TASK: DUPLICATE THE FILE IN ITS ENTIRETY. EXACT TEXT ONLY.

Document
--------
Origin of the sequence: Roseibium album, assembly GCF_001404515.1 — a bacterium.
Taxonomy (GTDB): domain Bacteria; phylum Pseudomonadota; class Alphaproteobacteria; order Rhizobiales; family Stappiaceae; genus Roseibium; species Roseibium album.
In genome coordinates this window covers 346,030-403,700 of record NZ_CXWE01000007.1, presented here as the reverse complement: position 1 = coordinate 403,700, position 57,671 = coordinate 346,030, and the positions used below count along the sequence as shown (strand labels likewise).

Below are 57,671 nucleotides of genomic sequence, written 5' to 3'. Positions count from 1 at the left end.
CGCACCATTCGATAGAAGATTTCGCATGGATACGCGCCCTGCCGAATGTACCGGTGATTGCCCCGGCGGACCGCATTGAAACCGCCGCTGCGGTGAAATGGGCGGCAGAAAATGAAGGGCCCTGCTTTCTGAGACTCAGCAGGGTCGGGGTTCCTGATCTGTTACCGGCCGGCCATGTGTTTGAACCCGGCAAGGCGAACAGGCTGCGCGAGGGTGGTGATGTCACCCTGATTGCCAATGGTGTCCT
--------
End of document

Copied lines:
Origin of the sequence: Roseibium album, assembly GCF_001404515.1 — a bacterium.
Taxonomy (GTDB): domain Bacteria; phylum Pseudomonadota; class Alphaproteobacteria; order Rhizobiales; family Stappiaceae; genus Roseibium; species Roseibium album.
In genome coordinates this window covers 346,030-403,700 of record NZ_CXWE01000007.1, presented here as the reverse complement: position 1 = coordinate 403,700, position 57,671 = coordinate 346,030, and the positions used below count along the sequence as shown (strand labels likewise).

Below are 57,671 nucleotides of genomic sequence, written 5' to 3'. Positions count from 1 at the left end.
CGCACCATTCGATAGAAGATTTCGCATGGATACGCGCCCTGCCGAATGTACCGGTGATTGCCCCGGCGGACCGCATTGAAACCGCCGCTGCGGTGAAATGGGCGGCAGAAAATGAAGGGCCCTGCTTTCTGAGACTCAGCAGGGTCGGGGTTCCTGATCTGTTACCGGCCGGCCATGTGTTTGAACCCGGCAAGGCGAACAGGCTGCGCGAGGGTGGTGATGTCACCCTGATTGCCAATGGTGTCCT